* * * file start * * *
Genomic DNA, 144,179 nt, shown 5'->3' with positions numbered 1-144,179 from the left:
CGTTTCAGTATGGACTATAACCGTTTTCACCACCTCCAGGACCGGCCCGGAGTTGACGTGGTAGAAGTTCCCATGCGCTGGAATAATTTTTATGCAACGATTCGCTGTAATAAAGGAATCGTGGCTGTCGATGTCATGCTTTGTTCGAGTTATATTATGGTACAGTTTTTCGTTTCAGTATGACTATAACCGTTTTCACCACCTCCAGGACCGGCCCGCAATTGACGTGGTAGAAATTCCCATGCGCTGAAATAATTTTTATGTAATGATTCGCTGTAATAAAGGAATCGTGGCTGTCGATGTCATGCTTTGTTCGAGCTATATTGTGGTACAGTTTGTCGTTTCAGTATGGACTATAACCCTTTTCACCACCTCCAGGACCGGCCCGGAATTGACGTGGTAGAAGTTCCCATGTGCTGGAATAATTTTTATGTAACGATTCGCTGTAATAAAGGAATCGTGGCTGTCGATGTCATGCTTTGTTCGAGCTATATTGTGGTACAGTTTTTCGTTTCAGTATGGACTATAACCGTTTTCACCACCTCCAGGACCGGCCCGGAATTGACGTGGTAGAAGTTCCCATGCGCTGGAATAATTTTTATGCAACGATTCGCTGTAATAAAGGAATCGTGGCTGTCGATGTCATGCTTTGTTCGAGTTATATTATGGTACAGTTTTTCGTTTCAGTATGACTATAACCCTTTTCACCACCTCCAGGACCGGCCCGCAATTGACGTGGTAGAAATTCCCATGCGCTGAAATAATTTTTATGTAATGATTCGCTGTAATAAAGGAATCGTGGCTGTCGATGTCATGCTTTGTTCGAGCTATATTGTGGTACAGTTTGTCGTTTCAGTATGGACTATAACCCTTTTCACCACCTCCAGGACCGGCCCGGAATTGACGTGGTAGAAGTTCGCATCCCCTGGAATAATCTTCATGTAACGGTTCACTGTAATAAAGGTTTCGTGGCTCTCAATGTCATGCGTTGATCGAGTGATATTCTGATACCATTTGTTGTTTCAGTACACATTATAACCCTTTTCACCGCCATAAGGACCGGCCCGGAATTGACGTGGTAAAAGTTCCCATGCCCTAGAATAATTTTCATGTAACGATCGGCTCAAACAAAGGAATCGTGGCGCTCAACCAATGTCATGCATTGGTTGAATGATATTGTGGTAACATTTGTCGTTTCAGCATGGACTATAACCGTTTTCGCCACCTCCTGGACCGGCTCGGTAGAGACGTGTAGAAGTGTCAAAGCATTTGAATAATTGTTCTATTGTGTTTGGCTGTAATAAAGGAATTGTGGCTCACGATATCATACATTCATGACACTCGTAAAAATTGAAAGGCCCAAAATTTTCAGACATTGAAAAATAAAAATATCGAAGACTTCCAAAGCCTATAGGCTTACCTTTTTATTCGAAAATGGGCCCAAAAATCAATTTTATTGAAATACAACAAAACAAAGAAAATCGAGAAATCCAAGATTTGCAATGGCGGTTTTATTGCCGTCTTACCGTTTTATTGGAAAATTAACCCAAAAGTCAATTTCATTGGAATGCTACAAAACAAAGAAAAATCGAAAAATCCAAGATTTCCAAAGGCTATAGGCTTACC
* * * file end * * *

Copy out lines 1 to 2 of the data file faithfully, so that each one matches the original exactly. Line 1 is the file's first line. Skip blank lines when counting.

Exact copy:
Genomic DNA, 144,179 nt, shown 5'->3' with positions numbered 1-144,179 from the left:
CGTTTCAGTATGGACTATAACCGTTTTCACCACCTCCAGGACCGGCCCGGAGTTGACGTGGTAGAAGTTCCCATGCGCTGGAATAATTTTTATGCAACGATTCGCTGTAATAAAGGAATCGTGGCTGTCGATGTCATGCTTTGTTCGAGTTATATTATGGTACAGTTTTTCGTTTCAGTATGACTATAACCGTTTTCACCACCTCCAGGACCGGCCCGCAATTGACGTGGTAGAAATTCCCATGCGCTGAAATAATTTTTATGTAATGATTCGCTGTAATAAAGGAATCGTGGCTGTCGATGTCATGCTTTGTTCGAGCTATATTGTGGTACAGTTTGTCGTTTCAGTATGGACTATAACCCTTTTCACCACCTCCAGGACCGGCCCGGAATTGACGTGGTAGAAGTTCCCATGTGCTGGAATAATTTTTATGTAACGATTCGCTGTAATAAAGGAATCGTGGCTGTCGATGTCATGCTTTGTTCGAGCTATATTGTGGTACAGTTTTTCGTTTCAGTATGGACTATAACCGTTTTCACCACCTCCAGGACCGGCCCGGAATTGACGTGGTAGAAGTTCCCATGCGCTGGAATAATTTTTATGCAACGATTCGCTGTAATAAAGGAATCGTGGCTGTCGATGTCATGCTTTGTTCGAGTTATATTATGGTACAGTTTTTCGTTTCAGTATGACTATAACCCTTTTCACCACCTCCAGGACCGGCCCGCAATTGACGTGGTAGAAATTCCCATGCGCTGAAATAATTTTTATGTAATGATTCGCTGTAATAAAGGAATCGTGGCTGTCGATGTCATGCTTTGTTCGAGCTATATTGTGGTACAGTTTGTCGTTTCAGTATGGACTATAACCCTTTTCACCACCTCCAGGACCGGCCCGGAATTGACGTGGTAGAAGTTCGCATCCCCTGGAATAATCTTCATGTAACGGTTCACTGTAATAAAGGTTTCGTGGCTCTCAATGTCATGCGTTGATCGAGTGATATTCTGATACCATTTGTTGTTTCAGTACACATTATAACCCTTTTCACCGCCATAAGGACCGGCCCGGAATTGACGTGGTAAAAGTTCCCATGCCCTAGAATAATTTTCATGTAACGATCGGCTCAAACAAAGGAATCGTGGCGCTCAACCAATGTCATGCATTGGTTGAATGATATTGTGGTAACATTTGTCGTTTCAGCATGGACTATAACCGTTTTCGCCACCTCCTGGACCGGCTCGGTAGAGACGTGTAGAAGTGTCAAAGCATTTGAATAATTGTTCTATTGTGTTTGGCTGTAATAAAGGAATTGTGGCTCACGATATCATACATTCATGACACTCGTAAAAATTGAAAGGCCCAAAATTTTCAGACATTGAAAAATAAAAATATCGAAGACTTCCAAAGCCTATAGGCTTACCTTTTTATTCGAAAATGGGCCCAAAAATCAATTTTATTGAAATACAACAAAACAAAGAAAATCGAGAAATCCAAGATTTGCAATGGCGGTTTTATTGCCGTCTTACCGTTTTATTGGAAAATTAACCCAAAAGTCAATTTCATTGGAATGCTACAAAACAAAGAAAAATCGAAAAATCCAAGATTTCCAAAGGCTATAGGCTTACC